Air Force Featured Stories

BRAVO 0 hackathon proves Air Force can develop weapons capabilities in under one week

  • Published
  • Secretary of the Air Force Public Affairs

On Jan. 11, the Air Force concluded the first department-wide, secret classification innovation hackathon at Nellis Air Force Base inside the Threat Training Center’s hangar following six days of 24-hour operations.  

Working beneath the wings of MiG jets strewn with duct-taped network and power cables, over 80 hackers – product managers, engineers, pilots, and data and visualization scientists – of experience ranging from E-3 to general officer and with contributions from 12 industry partners – developed capabilities leveraging Air Force weapons, sensor, health and maintenance data. These new capabilities were demonstrated during a science fair-style exhibition.  

The approximately 200 hackers, support staff, attendees and judges came from Air Force software engineering groups, software factories, and flight and frontline units. The group included 15 general officer-level attendees and judges including the Air Force’s vice chief of staff, chief data officer, chief experience officer, chief science officer, and additional senior members from Air Combat Command.  

Stuart Wagner, the Department of the Air Force’s chief digital transformation officer, set the original vision for the event. 

“Universities and technology companies have sponsored hackathons for decades where attendees rapidly develop products leveraging data and technology infrastructure,” Wagner said. “We believed a classified-level hackathon could develop emergent weapons system capabilities at unprecedented speed and consequence and at lower cost. Senior leaders have validated this hypothesis.”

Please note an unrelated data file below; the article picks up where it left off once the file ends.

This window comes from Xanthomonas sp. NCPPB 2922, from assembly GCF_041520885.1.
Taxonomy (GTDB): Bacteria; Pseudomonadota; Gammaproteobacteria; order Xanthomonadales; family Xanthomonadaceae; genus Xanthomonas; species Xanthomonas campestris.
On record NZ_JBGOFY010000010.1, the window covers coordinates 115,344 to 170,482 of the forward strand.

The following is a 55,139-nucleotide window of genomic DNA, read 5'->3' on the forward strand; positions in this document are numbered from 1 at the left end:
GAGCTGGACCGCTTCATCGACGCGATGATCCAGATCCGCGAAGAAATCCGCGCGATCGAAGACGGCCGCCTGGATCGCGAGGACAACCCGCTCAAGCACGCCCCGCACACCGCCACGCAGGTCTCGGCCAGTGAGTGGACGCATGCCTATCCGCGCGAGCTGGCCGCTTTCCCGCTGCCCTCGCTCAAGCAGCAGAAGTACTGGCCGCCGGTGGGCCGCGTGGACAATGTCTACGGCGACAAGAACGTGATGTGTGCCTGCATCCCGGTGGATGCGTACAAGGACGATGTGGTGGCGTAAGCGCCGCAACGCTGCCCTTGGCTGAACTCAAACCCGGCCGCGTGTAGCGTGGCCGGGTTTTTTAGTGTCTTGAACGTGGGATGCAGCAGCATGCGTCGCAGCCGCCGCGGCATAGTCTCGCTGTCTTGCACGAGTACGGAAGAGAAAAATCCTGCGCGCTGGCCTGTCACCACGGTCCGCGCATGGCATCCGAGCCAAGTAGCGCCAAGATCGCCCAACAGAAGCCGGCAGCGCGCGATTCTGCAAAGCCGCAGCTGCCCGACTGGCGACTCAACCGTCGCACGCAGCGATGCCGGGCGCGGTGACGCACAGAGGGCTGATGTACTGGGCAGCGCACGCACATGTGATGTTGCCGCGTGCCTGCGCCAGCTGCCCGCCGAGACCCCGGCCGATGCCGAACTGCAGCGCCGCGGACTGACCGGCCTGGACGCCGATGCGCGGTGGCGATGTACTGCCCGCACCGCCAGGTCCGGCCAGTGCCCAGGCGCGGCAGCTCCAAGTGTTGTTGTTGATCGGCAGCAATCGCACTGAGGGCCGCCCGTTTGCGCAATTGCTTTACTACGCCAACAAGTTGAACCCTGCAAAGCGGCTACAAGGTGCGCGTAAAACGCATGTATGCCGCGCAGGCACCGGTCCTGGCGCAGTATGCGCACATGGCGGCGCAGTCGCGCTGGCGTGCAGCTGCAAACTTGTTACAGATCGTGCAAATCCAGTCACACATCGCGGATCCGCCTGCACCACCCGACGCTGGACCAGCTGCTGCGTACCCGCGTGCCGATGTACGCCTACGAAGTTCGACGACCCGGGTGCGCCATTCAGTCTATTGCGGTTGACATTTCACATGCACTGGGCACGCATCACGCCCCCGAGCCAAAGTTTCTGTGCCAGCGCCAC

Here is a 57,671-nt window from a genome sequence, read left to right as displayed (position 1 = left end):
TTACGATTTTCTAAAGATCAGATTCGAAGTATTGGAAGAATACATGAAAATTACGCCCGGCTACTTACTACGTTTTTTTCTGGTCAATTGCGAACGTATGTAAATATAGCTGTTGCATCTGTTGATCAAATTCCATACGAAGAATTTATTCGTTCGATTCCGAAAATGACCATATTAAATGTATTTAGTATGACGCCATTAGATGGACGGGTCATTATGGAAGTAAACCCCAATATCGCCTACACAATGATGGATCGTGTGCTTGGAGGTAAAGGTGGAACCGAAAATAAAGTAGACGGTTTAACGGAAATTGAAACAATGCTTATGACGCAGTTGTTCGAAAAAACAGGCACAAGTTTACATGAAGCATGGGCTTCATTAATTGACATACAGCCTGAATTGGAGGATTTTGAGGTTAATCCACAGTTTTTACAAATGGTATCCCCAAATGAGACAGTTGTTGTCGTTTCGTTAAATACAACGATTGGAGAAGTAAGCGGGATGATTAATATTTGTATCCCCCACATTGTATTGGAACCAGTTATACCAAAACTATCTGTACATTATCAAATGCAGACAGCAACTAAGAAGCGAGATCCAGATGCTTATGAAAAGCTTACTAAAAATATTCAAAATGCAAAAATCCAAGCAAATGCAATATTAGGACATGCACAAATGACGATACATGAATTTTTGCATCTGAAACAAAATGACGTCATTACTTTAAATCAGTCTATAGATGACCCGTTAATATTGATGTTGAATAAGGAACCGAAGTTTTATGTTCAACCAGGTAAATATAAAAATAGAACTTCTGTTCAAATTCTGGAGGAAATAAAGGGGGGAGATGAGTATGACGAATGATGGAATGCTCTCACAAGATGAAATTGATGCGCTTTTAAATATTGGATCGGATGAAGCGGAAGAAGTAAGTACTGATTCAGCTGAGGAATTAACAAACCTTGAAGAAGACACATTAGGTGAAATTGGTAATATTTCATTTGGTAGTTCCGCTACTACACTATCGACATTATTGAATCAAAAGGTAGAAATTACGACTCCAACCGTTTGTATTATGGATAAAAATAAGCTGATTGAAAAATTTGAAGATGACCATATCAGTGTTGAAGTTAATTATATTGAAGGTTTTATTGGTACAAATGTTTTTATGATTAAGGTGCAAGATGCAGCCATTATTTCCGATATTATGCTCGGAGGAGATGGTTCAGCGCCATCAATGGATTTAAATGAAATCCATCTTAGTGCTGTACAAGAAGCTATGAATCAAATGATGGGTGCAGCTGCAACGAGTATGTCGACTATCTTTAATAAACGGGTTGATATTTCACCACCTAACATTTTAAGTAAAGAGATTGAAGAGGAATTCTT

The event’s 11 teams focused on challenges such as: jet sensor visualization and playback, target planning and pairing, multi-jet sensor fusion analysis, artificial intelligence-assisted radar sensor failure mitigation, maintenance visualization and automation/artificial intelligence-assisted personnel recovery. 

“DoD has prioritized security to such an extreme that it has hindered our ability to adapt weapons systems to emerging threats. Adversaries regularly release unseen capabilities demanding agility,” Wagner said. “If we build and refine capabilities and tactics in an integrated manner against daily collected telemetry data, we can deploy these updates improving our ability to react and deter new red capabilities. By taking a risk-on approach to need to know, software availability and data accessibility with appropriate controls, BRAVO hackathons will change how we enact warfare.”  

Teams brought in open-source software, built their own virtual machine images and added live data such as new automatic dependent surveillance-broadcast recordings.  

The BRAVO hackathon’s “maiden voyage” included support from Air Force CyberWorx, Chief Information Office, Chief Data Office, ACC (Operations, 350th Spectrum Warfare Wing, Chief Scientist Officer, 59th Test and Evaluation Squadron, Shoc-N), 16th Air Force, Morpheus, AFWERX, TRON, Joint Artificial Intelligence Center, and others. 

The event included industry involved through the Air Force CyberWorx Partnership Intermediary, which selected 12 industry partners from a pool of about 60 applicants.